Languages at Leicester: Lost in Translation

Languages at Leicester is the university’s language tuition programme. I know it fairly well, because I do the thing. Anyone taking an Erasmus year abroad is recommended to sign up, unless you’re already fluent in the language of your destination country. Self-improvement isn’t the only incentive — the programme is half-price for Erasmus students. There are four levels of ability to choose from: Beginners, Post-Beginners, Intermediate, and Advanced; there is also a choice from the majority of the most popular world languages, including Spanish, Mandarin Chinese, and Russian. Of course, you could learn all this from the website. Take a look, I’ll wait.

I’m going to Turin with Erasmus, which is why I spend two hours at twilight on Thursday trying very hard to speak Italian for my Languages at Leicester contribution. English is a bit different to most degrees in that it’s actually taught in English in Italy, so my Italian-learning is more to help me survive alongside the Alps than to allow me to write essays on Alexander Pope in Italian. I was also lucky enough to have started Italian already in my first year: in English at Leicester two of the six modules in the first year are filled by a supplementary subject, to make us all into well-rounded, non-insane individuals. This means that by the end of this term, I should be a bona fide Post-Beginners Italian speaker, and perfectly capable of ordering a pizza, buying a risotto, or even bartering an aperitivo. Plus organising rent, taking public transport, and all that other boring non-food-related stuff.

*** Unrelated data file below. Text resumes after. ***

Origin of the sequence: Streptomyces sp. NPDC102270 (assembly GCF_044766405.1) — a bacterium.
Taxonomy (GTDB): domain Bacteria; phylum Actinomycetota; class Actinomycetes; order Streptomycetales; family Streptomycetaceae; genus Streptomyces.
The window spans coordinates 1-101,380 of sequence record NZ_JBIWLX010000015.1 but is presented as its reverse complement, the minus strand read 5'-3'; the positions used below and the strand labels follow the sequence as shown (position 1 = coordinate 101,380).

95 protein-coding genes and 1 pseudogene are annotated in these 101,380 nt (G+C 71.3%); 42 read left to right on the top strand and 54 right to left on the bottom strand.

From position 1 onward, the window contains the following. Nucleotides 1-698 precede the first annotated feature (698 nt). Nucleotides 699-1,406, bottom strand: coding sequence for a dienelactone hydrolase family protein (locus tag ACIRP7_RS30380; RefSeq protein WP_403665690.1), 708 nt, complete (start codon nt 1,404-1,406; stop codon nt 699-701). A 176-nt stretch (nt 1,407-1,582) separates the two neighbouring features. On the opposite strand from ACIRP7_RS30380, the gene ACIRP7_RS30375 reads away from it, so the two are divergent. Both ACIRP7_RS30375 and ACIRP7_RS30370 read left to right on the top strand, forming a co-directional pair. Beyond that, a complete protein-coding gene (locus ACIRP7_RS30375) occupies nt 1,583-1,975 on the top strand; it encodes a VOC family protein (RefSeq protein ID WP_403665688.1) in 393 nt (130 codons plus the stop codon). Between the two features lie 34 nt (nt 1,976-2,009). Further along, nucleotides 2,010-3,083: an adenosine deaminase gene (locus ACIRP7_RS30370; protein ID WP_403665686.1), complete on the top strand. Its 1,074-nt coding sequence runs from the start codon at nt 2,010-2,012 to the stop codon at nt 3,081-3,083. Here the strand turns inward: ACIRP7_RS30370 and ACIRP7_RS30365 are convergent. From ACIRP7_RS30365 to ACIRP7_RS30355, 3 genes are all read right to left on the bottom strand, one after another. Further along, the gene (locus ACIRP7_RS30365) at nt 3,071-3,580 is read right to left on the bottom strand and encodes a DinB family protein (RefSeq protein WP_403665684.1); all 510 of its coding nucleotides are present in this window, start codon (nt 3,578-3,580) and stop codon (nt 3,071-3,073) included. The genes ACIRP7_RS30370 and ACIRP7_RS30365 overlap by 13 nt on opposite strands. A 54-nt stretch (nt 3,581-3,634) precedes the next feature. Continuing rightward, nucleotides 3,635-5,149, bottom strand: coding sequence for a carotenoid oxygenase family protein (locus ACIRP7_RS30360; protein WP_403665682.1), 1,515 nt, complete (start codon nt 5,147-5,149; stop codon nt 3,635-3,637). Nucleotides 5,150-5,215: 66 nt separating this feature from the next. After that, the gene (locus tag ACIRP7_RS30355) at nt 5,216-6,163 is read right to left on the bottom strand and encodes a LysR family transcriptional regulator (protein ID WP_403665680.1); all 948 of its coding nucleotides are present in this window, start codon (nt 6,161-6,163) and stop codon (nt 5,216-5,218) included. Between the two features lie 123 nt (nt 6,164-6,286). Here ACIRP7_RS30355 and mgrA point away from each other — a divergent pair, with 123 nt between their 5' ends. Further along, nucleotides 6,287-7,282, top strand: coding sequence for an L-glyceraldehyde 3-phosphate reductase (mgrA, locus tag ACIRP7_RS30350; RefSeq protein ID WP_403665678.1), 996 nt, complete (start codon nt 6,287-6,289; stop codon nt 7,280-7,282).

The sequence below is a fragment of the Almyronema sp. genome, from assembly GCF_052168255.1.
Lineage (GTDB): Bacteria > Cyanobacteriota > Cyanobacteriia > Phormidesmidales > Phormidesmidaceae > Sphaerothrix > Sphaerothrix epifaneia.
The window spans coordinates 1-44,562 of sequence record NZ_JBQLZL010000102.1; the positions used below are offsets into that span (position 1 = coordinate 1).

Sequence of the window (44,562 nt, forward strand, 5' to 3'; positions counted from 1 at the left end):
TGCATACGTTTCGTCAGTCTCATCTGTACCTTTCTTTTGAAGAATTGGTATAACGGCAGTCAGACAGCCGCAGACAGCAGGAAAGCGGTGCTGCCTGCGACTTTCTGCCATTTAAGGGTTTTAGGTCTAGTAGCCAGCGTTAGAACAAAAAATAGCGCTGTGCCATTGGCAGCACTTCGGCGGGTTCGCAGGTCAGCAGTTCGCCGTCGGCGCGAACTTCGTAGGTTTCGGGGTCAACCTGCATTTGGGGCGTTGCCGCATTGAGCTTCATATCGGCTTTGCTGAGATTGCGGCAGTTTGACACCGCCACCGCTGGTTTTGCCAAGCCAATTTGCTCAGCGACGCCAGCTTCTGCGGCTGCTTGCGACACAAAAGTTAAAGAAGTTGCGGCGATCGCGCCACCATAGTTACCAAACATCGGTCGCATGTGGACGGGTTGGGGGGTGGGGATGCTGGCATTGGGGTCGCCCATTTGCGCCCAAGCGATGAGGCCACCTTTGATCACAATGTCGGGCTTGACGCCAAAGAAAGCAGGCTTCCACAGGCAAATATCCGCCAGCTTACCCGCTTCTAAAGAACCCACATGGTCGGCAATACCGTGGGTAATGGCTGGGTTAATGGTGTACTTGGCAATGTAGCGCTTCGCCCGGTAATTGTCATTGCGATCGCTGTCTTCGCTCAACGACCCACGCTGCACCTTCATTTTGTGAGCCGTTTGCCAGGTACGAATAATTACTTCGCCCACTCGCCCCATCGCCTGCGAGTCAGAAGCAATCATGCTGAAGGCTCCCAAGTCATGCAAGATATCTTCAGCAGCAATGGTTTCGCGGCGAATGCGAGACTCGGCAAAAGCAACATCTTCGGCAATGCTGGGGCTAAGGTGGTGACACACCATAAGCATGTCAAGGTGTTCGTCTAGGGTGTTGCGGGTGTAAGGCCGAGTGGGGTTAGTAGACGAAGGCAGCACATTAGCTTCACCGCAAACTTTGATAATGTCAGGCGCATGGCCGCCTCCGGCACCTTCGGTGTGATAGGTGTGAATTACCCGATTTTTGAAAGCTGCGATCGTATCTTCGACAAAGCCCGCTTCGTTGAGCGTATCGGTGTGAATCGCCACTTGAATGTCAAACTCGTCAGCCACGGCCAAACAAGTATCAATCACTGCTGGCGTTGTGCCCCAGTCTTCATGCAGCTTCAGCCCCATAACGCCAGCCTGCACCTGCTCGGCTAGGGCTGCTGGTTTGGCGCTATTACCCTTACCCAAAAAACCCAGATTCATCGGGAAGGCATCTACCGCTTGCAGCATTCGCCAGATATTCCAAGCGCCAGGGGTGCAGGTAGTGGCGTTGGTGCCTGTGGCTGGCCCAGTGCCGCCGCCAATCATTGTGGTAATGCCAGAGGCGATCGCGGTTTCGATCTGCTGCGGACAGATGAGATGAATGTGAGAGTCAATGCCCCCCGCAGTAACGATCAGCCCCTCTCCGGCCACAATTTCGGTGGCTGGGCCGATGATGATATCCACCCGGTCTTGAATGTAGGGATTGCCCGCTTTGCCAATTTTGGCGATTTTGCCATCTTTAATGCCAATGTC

I always tell people that there’s no better time to go abroad or learn a language than at university, and I rarely lie. This is the only time people will give you money to do these things for no purpose other than the expansion of human knowledge. How could you miss such an opportunity? Culture! Cannelloni! Language! Lasagne! Progress! Pancetta! Challenge! Ciabatta! Scholarship! Salame! Making yourself into a true Renaissance Ma–DELICIOUS FOOD!

Minestrone from Wikipedia

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About Richard

Richard graduated in the Summer of 2014. Richard was writing about the final year of his English degree, having just returned from an Erasmus year in Turin.

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